Women participation in politics under spotlight

By Wellington Makonese

POLITICAL actors and non-state players have conducted an interparty dialogue on women participation in politics with calls for sincerity in domesticating the model gender policy.

This comes after a 2019 audit report on political parties reflected flaws in gender mainstreaming processes.

Women representation in politics remains low as reflected by 13.3 percent in local government and 31.5 percent in the national assembly after the 2018 general elections.

An inter-party round table meeting convened by political and non-political actors in Harare this Tuesday saw stakeholders acknowledging that more needs to be done.

“Slowly women are rising to the occasion more women occupying space, I am a secretary general, generally need encouragement, resources and hygiene around the playing field,” said Paurina Mupariwa, the MDC-T Secretary General.

“We need to lobby for a change the first past the post west minister system, we are using the PR system for Senate we also need that for council and national assembly,” said Linda Masarira, LEAD President.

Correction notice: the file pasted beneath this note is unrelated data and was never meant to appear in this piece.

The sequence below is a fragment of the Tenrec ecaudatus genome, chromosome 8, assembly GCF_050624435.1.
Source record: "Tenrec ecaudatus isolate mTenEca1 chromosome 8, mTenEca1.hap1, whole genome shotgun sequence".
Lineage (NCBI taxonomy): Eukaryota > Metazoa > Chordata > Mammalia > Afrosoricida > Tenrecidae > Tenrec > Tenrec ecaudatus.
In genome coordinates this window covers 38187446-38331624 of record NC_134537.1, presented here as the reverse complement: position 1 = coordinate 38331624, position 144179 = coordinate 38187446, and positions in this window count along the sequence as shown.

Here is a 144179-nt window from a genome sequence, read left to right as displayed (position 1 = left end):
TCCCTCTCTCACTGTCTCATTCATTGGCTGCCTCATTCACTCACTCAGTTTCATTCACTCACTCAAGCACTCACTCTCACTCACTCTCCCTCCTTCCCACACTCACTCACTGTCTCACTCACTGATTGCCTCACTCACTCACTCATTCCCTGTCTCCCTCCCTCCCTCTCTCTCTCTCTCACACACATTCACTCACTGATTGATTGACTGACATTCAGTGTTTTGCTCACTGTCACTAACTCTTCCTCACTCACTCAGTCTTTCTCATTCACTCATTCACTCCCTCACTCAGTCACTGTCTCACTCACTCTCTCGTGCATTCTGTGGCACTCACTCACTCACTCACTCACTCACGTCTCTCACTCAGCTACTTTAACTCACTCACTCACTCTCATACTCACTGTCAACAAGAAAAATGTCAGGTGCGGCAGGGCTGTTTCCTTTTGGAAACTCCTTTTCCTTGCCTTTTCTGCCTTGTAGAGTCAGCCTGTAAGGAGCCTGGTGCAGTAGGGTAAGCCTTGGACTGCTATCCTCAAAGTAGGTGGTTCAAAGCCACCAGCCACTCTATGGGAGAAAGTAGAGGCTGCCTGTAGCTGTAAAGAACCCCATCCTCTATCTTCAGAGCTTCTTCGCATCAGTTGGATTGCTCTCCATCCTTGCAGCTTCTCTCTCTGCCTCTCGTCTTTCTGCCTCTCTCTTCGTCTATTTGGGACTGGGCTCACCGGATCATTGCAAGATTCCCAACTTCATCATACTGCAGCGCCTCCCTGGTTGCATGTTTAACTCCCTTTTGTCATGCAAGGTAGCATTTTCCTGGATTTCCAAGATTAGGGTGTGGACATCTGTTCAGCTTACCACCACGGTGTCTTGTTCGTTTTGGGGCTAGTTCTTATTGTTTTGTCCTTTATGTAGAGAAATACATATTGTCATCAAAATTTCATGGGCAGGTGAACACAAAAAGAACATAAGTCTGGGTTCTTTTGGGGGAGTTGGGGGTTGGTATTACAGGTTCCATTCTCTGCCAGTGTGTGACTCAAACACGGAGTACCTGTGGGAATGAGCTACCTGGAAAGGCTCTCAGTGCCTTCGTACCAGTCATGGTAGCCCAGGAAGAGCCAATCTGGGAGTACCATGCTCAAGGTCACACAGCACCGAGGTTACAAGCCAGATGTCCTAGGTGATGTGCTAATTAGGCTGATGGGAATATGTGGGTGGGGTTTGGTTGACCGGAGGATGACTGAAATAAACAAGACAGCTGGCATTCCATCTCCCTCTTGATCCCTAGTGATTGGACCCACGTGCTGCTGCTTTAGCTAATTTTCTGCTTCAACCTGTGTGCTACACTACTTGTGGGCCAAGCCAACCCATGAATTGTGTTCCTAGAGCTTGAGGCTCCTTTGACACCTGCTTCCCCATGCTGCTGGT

“All countries that have achieved parity changed electoral systems but there is a negative side to it, a system that brings a weak government produce weak policies but there is need to balance the system, Senate doesn’t use winner take it all,” said
Paul Mangwana, ZANU PF Secretary for Legal Affairs.

The Zimbabwe Gender Commission believes continuous engagements between parties and various organisations are key towards ensuring gender parity.

“For the Zimbabwe Gender Commission this provides us idea on how parties are structured and how we can assist forging ahead of 2023 with more women participation, most of the decisions affect women than man so there is currency in women participation,” said Obert Matshalaga, Vice Chairperson of the Zimbabwe Gender Commission.

The inter-party dialogue comes after the gender audit on political parties in 2019, which focused on constitutions, practices and policies, highlighted disparities in gender responsiveness in political parties.

The objectives of the Gender Audit were to influence reform of political party constitutions and policies towards gender parity, and strengthen political parties through institutionalisation of gender equality.

The constitution of Zimbabwe through sections 17, 56 and 80 affirm equal participation, representation and participation in all sectors.

However, the voter patterns in the 2018 general elections were quite appalling as there were only four women out of 23 presidential candidates.

The four female candidates only managed to get about five percent of the votes.

This is despite the fact that women constitute 52 percent of the country’s population while they are also the majority of voters.